Early Stage Lung Cancer Detection in Systemic Sclerosis Does Not Benefit Survival
A recent study published in the journal PLOS One reports the results of a comprehensive clinical assessment review in patients with Systemic sclerosis and lung cancer.
Systemic sclerosis (SSc) is a connective tissue disorder characterized by immune dysregulation and accumulation of extracellular matrix constituents resulting in organ dysfunction with pulmonary involvement, eventually leading to SSc-related mortality. Patients with SSc have a 3–4 fold greater risk of developing lung cancer, with males having a higher standardized incident ratio than females.
Prior studies of SSc-associated lung cancer have identified the presence of the Scl-70 antibody and interstitial lung disease (ILD) as potential risk factors for lung cancer. However, radiographic abnormalities and details of pulmonary function testing (PFTs) are lacking research.
In order to provide the first description of the immunohistochemical and molecular profile of SSc associated lung cancers, in the study entitled “Early Stage Lung Cancer Detection in Systemic Sclerosis Does Not Portend Survival Benefit: A Cross Sectional Study”, Jeremy Katzen from the Department of Medicine, Division of Pulmonary and Critical Care Medicine, Northwestern University Feinberg School of Medicine in Chicago and colleagues conducted a review of patients with SSc that also had lung cancer. They collected clinical, radiographic, and detailed pathologic data from the Northwestern Memorial Healthcare Electronic Data Warehouse (EDW), an electronic repository of health data. Risk factors and cancer characteristics were compared with the National Cancer Institute SEER Cancer Statistics (NCI SEER) data.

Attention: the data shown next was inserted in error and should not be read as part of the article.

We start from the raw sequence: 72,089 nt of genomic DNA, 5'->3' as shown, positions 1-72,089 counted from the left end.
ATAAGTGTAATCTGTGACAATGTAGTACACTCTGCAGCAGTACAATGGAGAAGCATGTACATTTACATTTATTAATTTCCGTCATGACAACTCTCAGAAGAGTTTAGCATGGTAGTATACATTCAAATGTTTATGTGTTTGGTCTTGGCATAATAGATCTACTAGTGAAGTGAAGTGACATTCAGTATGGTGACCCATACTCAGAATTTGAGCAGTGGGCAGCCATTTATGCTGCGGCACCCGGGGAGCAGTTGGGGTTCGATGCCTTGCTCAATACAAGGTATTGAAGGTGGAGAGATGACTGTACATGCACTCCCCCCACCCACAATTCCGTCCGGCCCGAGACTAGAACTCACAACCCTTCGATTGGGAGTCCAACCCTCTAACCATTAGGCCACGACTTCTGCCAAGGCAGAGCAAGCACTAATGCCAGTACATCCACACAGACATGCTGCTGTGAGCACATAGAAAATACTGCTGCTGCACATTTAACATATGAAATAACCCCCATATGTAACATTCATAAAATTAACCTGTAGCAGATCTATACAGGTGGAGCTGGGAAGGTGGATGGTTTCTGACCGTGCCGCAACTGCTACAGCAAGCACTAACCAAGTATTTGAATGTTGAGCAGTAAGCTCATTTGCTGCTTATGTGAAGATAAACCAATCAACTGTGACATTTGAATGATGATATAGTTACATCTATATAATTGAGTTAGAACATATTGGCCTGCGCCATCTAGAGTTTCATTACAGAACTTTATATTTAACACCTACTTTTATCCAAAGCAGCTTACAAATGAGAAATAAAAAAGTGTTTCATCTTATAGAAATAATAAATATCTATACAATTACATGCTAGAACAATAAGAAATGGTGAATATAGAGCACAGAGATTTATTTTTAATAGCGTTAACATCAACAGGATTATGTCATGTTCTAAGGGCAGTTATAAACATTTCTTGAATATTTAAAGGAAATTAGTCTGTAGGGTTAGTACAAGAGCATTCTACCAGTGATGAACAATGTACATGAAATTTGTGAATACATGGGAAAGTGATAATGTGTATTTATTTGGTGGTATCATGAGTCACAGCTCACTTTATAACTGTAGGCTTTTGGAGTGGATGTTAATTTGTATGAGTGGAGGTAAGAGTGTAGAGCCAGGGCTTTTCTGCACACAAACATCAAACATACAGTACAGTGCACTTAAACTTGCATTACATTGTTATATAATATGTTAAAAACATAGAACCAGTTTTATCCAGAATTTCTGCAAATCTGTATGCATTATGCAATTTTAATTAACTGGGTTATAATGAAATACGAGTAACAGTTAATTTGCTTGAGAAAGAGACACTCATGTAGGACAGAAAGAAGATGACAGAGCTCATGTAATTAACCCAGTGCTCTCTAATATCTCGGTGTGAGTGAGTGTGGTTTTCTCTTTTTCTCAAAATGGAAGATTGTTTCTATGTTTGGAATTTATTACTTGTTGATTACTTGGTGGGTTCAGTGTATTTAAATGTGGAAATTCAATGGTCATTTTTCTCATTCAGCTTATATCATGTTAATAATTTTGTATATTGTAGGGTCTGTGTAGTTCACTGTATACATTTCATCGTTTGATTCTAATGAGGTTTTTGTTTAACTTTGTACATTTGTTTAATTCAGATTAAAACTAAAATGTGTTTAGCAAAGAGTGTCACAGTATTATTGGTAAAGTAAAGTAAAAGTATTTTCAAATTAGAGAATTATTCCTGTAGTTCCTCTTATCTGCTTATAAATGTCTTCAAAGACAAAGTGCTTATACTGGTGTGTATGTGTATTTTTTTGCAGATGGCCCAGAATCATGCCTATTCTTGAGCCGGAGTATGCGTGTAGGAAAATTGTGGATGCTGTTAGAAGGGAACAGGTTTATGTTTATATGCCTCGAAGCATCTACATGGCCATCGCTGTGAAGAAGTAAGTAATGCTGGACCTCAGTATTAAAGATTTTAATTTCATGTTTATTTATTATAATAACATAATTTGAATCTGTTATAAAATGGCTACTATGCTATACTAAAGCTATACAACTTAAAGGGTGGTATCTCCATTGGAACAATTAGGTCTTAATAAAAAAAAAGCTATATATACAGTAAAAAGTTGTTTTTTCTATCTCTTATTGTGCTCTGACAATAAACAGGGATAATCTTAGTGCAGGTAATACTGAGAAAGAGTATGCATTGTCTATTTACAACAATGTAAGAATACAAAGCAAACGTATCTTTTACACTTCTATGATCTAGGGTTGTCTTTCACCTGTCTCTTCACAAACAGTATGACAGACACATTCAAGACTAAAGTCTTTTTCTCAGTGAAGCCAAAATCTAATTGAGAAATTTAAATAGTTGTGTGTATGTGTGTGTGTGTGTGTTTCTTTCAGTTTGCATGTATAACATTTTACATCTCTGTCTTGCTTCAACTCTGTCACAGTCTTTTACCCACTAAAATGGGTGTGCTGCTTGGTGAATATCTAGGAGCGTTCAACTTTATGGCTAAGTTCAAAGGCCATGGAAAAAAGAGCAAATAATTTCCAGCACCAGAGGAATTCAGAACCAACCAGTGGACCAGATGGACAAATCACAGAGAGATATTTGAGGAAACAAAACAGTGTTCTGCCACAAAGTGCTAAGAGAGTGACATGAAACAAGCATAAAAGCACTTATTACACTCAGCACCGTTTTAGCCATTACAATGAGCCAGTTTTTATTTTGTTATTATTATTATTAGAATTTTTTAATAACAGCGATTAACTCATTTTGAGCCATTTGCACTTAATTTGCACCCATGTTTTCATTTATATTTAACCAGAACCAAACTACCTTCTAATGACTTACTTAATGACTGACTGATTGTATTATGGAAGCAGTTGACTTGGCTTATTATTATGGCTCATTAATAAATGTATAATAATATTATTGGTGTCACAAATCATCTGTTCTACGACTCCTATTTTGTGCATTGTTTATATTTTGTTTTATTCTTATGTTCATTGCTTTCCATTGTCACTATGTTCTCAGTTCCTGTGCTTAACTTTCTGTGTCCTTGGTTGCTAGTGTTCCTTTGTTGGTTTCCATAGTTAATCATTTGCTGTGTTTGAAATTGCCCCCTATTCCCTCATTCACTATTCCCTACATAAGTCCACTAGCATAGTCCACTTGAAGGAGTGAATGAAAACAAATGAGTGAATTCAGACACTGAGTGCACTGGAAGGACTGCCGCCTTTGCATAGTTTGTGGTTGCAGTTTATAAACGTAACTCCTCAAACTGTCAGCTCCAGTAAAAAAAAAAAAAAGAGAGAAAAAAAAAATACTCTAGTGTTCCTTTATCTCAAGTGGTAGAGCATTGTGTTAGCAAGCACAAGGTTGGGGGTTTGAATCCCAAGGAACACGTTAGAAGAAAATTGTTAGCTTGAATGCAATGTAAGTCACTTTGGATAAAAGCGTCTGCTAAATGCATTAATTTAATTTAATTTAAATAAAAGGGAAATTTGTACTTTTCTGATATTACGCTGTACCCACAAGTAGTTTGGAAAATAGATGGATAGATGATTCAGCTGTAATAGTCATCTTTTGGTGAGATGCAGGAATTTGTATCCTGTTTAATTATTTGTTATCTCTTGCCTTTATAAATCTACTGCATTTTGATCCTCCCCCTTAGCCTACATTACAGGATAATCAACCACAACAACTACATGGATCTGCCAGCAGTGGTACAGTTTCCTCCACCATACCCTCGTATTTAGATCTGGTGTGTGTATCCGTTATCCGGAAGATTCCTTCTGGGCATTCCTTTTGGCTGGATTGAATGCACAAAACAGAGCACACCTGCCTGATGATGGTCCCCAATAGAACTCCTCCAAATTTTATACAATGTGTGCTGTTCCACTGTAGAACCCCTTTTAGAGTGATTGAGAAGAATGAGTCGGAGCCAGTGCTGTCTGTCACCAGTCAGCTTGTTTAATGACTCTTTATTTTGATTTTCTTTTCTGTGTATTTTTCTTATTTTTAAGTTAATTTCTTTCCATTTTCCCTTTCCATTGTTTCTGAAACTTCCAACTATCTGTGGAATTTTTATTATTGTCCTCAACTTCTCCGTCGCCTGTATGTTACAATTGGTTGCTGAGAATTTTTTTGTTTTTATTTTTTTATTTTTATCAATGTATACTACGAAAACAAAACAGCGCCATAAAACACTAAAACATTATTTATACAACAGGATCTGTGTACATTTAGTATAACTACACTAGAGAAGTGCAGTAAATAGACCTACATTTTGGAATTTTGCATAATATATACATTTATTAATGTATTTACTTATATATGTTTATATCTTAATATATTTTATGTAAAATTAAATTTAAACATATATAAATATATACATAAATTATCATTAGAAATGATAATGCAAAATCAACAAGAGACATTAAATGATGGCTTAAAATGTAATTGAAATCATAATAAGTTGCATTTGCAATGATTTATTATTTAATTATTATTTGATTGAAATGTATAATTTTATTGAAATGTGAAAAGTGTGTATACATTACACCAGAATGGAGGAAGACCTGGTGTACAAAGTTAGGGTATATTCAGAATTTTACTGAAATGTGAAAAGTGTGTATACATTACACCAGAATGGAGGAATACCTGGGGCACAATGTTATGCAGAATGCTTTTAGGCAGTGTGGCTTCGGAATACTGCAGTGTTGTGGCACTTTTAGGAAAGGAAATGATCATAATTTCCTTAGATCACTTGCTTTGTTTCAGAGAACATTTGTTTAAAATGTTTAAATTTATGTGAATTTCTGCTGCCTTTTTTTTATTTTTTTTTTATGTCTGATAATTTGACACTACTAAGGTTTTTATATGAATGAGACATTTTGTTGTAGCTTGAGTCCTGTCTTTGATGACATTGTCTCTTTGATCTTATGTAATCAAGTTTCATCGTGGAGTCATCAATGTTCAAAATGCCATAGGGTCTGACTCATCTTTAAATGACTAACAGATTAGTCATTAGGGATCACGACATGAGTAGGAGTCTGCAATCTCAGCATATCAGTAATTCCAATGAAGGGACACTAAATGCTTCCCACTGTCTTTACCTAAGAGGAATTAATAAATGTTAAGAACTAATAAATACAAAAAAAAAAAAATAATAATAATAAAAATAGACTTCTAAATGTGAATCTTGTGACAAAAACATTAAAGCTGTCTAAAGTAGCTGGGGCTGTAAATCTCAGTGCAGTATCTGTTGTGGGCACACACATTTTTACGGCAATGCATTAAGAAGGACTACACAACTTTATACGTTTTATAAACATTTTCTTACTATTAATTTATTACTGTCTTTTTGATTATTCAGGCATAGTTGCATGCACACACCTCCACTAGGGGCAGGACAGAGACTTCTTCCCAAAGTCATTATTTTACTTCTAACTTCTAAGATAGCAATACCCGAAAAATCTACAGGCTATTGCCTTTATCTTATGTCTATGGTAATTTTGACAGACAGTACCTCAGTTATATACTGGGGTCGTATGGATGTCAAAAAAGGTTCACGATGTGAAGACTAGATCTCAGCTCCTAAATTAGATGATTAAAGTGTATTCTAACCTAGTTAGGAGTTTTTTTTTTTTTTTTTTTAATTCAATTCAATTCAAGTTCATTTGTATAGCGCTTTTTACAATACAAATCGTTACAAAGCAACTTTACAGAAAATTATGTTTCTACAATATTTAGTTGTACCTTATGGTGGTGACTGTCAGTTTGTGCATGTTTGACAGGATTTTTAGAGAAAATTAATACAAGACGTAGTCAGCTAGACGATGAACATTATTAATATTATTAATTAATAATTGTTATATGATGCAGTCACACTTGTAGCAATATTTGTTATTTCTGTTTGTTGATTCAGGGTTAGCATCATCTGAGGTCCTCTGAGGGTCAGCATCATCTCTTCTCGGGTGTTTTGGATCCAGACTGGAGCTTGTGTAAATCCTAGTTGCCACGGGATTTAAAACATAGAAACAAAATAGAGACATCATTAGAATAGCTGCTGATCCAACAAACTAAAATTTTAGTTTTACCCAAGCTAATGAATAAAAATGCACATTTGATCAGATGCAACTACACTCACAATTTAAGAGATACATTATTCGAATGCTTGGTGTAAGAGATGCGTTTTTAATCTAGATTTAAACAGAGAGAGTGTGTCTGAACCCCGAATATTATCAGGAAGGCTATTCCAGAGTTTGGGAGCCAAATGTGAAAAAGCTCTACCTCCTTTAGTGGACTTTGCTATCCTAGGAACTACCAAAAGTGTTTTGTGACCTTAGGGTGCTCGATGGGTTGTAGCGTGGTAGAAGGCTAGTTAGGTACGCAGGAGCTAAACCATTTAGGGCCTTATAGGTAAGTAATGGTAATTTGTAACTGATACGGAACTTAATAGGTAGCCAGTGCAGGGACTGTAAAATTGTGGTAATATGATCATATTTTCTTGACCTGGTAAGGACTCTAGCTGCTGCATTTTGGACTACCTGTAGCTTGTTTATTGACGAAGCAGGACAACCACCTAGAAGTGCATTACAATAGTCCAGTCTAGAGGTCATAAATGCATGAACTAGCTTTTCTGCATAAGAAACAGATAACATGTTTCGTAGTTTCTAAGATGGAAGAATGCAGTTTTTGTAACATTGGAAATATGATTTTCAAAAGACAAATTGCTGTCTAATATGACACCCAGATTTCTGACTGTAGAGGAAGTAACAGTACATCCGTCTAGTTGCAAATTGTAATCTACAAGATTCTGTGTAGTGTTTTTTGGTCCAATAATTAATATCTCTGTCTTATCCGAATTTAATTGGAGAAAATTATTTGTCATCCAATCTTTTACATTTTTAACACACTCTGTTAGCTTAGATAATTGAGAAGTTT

A total of 17 patients with SSc and lung cancer were identified. Results showed that an 88% prevalence of lung cancers were diagnosed after the onset of SSc. A total of 65% of the patients were also found to be tobacco users. Results from the Serologic tests revealed that 50% of the cases were Scl-70 positive, and that 12 cases had radiographic evidence of SSc lung involvement. Only 6 had limiting physiology on the tests of pulmonary function. A total of 13 cases had pulmonary nodules prior to lung cancer, and of these 13 were adenocarcinoma.
A total of 10 patients had molecular mutational examination and the researchers found that 1/10 had EGFR mutation and 2/8 had KRAS mutation. More of the non-small cell lung cancers were diagnosed at localized disease (56%) than in the NCI SEER database. However, 5-year survival among the stage I cases was 25% versus 54% of expected survival.
Based on the results, the researchers concluded that their method resulted in a high identification of adenocarcinomas. They also found that lung cancers were diagnosed at an early stage, however this did not confer a survival advantage. A high proportion of patients who developed lung cancer had interstitial lung disease.